Belief can be a very controversial subject. In general, I think, people feel most vulnerable when their beliefs are questioned by others. As social beings, we evolved to want to be accepted by other members of our species. Most people don't like to be an outsider, and when we all believe the same things we feel more comfortable. However, when other people don't believe the same things, we have a tendency to want to change their own beliefs to match our own. If you don't believe in UFO's, and you suddenly found yourself in the middle of a massive UFO convention, you would feel uncomfortable. Your first reaction might be that they are all weird and gullible. After all, most people think they are right, and if you're right, they must all be wrong. If you look at it from the side of the UFO enthusiast, then they would see you as wrong, because of the weight of the social support behind their belief and any evidence that they feel is relevant. Depending upon the strength of their belief, they might even want to convince you that they are right. Depending on the strength of your belief, you might want to convince them that flares and rocket debris aren't alien spacecraft. The point is that there is a tendency for people to want others to believe the same things as themselves. As I have already mentioned, people have many reasons for believing in something. When you have good evidence, such as if you flew to the moon in an Apollo spacecraft or flew around the world in a balloon, then you do not need to reinforce your own belief that the world is round. Most of us don't need that drastic of proof, but we are mostly convinced that we're not standing on a giant saucer supported by a massive tree, turtle, or pillar of rock. Our evidence is good. There are people, however, who do not believe the world is round. Some people, including myself, wonder how this is possible in today's information age. This is an extreme example, but it illustrates that evidence is not entirely necessary for belief. We believe a lot of things simply because others believe it, or because we want to believe it. Whenever you want to believe something, you may go to great lengths to convince yourself it is true. If you need any proof, just remember the people who deny the Earth is round.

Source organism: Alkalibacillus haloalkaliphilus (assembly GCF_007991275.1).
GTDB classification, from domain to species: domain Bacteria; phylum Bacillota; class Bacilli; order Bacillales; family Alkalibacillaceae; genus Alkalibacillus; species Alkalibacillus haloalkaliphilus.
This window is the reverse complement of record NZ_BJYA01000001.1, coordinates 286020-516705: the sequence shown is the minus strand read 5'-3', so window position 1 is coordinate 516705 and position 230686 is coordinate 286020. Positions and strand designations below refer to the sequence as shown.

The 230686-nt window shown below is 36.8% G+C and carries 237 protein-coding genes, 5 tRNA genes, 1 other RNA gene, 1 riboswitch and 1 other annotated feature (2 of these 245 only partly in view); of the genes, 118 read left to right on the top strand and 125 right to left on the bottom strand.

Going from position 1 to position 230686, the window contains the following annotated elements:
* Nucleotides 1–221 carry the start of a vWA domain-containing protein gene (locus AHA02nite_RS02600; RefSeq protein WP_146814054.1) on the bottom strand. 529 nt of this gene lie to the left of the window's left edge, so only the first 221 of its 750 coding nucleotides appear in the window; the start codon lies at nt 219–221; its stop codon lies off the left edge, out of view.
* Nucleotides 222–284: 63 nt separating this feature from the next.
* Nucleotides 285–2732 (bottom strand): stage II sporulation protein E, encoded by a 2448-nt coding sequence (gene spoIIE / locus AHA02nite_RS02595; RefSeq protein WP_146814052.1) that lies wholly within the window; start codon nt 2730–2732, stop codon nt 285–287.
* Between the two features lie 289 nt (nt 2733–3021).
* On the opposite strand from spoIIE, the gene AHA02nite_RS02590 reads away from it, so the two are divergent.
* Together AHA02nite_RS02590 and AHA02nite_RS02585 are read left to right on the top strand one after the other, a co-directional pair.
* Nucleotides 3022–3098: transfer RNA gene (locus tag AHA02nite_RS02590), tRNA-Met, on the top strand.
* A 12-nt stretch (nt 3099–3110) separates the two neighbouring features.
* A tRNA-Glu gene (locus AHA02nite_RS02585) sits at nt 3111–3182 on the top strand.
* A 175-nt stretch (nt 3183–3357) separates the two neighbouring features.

Any difference between what we want to believe and the evidence causes friction, and this is where self-defense comes in. I will not tell you what you should believe, besides reminding you that belief is more comfortable with evidence (Sketics will say that it isn't a matter of believing, but of accepting based on the evidence.). However, you should be aware of what your beliefs actually are. Most people take these for granted. Can you separate your beliefs from your knowledge? What do you feel most strongly about? Are you threatened when people do not agree with you? This is the first step, because when you know what your own beliefs are, you are less likely to feel threatened when they are questioned. The second step is to try to discover what others believe. This is a huge source of conflict the world over, because beliefs are very emotional entities. From a self-defense standpoint, directly challenging someone's beliefs is not a wise thing to do, because a confrontation will make your argument less likely to succeed and increase the chance for an emotionally driven, potentially violent response. Likewise, a martial artist, trained in the art of hurting others, can't let himself or herself be easily driven to violence based on such a confrontation.